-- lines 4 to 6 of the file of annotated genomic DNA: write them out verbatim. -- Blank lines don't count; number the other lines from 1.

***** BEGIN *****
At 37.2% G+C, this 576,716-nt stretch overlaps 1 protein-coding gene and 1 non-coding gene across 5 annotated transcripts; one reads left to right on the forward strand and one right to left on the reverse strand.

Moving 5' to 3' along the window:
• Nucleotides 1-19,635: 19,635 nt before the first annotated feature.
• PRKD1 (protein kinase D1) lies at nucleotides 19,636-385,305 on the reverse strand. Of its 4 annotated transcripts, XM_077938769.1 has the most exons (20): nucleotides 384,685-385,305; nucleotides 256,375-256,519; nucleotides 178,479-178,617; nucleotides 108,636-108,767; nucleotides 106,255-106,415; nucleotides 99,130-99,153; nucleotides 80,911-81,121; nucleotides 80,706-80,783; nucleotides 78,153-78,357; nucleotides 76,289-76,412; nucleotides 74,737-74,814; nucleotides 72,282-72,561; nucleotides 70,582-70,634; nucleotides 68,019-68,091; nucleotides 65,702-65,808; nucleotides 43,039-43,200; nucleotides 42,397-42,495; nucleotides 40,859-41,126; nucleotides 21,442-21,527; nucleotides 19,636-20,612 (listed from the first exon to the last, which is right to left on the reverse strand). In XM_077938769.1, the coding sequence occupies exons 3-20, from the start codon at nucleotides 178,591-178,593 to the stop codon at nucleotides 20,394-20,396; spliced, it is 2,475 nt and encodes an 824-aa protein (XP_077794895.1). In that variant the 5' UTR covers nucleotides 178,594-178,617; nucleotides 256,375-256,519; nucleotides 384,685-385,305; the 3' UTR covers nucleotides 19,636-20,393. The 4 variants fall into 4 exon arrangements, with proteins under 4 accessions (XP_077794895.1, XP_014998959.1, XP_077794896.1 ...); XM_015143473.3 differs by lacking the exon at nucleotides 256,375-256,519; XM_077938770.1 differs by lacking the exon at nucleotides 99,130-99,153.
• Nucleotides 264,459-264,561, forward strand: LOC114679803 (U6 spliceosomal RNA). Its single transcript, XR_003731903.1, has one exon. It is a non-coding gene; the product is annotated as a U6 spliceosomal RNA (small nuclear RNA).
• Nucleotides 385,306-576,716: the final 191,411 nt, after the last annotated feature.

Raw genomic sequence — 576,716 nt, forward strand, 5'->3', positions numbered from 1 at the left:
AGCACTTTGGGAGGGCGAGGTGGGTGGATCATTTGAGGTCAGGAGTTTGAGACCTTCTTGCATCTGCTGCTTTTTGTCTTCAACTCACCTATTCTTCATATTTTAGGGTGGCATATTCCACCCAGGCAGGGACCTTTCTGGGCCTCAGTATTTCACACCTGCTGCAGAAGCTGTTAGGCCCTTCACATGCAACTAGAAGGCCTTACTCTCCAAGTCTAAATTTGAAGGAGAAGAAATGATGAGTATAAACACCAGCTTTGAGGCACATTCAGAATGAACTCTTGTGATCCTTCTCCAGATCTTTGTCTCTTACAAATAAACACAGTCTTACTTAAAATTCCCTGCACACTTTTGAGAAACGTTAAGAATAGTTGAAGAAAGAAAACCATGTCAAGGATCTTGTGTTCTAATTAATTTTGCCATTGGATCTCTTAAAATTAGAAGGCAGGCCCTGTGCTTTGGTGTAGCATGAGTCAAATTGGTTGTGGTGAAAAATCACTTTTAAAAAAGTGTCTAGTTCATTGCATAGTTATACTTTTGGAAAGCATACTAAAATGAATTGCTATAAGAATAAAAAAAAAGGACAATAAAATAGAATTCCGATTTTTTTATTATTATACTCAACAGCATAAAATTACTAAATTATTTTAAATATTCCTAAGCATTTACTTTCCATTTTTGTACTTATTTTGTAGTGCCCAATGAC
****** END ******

• PRKD1 (protein kinase D1) lies at nucleotides 19,636-385,305 on the reverse strand. Of its 4 annotated transcripts, XM_077938769.1 has the most exons (20): nucleotides 384,685-385,305; nucleotides 256,375-256,519; nucleotides 178,479-178,617; nucleotides 108,636-108,767; nucleotides 106,255-106,415; nucleotides 99,130-99,153; nucleotides 80,911-81,121; nucleotides 80,706-80,783; nucleotides 78,153-78,357; nucleotides 76,289-76,412; nucleotides 74,737-74,814; nucleotides 72,282-72,561; nucleotides 70,582-70,634; nucleotides 68,019-68,091; nucleotides 65,702-65,808; nucleotides 43,039-43,200; nucleotides 42,397-42,495; nucleotides 40,859-41,126; nucleotides 21,442-21,527; nucleotides 19,636-20,612 (listed from the first exon to the last, which is right to left on the reverse strand). In XM_077938769.1, the coding sequence occupies exons 3-20, from the start codon at nucleotides 178,591-178,593 to the stop codon at nucleotides 20,394-20,396; spliced, it is 2,475 nt and encodes an 824-aa protein (XP_077794895.1). In that variant the 5' UTR covers nucleotides 178,594-178,617; nucleotides 256,375-256,519; nucleotides 384,685-385,305; the 3' UTR covers nucleotides 19,636-20,393. The 4 variants fall into 4 exon arrangements, with proteins under 4 accessions (XP_077794895.1, XP_014998959.1, XP_077794896.1 ...); XM_015143473.3 differs by lacking the exon at nucleotides 256,375-256,519; XM_077938770.1 differs by lacking the exon at nucleotides 99,130-99,153.
• Nucleotides 264,459-264,561, forward strand: LOC114679803 (U6 spliceosomal RNA). Its single transcript, XR_003731903.1, has one exon. It is a non-coding gene; the product is annotated as a U6 spliceosomal RNA (small nuclear RNA).
• Nucleotides 385,306-576,716: the final 191,411 nt, after the last annotated feature.